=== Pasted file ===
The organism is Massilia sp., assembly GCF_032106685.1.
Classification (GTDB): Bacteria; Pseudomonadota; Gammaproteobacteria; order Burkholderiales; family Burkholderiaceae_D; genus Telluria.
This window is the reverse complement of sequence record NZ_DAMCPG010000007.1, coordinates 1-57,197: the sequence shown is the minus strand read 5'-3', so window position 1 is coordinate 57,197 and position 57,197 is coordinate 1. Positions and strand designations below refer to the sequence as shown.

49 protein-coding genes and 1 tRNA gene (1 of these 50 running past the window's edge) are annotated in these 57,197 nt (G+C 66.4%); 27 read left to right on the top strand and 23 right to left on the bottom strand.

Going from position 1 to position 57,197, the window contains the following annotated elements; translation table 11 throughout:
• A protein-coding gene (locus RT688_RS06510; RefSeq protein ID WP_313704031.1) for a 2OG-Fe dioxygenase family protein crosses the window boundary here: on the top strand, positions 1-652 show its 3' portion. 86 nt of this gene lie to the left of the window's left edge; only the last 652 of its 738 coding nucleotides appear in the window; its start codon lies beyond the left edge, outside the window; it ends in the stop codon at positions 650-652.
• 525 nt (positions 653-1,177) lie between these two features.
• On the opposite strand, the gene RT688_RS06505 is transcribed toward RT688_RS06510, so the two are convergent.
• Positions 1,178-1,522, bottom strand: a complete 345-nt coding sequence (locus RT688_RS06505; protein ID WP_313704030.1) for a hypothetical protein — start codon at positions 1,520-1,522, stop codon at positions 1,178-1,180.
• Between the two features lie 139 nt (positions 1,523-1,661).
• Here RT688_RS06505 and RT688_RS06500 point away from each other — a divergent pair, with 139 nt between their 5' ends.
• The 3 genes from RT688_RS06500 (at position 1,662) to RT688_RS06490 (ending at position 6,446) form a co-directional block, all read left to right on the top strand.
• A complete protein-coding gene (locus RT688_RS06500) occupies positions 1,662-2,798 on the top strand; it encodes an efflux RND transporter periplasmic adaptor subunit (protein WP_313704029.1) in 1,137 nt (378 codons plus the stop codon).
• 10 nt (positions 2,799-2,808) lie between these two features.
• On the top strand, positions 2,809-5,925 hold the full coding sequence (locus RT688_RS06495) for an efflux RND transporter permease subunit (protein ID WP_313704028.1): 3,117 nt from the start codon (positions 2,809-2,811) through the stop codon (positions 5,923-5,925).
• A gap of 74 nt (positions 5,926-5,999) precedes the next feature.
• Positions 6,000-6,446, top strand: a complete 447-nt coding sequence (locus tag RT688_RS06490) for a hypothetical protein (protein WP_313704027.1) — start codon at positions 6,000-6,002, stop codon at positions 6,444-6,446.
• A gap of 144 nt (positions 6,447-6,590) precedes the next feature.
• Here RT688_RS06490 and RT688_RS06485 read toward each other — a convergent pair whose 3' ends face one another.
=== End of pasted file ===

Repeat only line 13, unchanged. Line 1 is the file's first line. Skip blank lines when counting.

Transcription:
• A complete protein-coding gene (locus RT688_RS06500) occupies positions 1,662-2,798 on the top strand; it encodes an efflux RND transporter periplasmic adaptor subunit (protein WP_313704029.1) in 1,137 nt (378 codons plus the stop codon).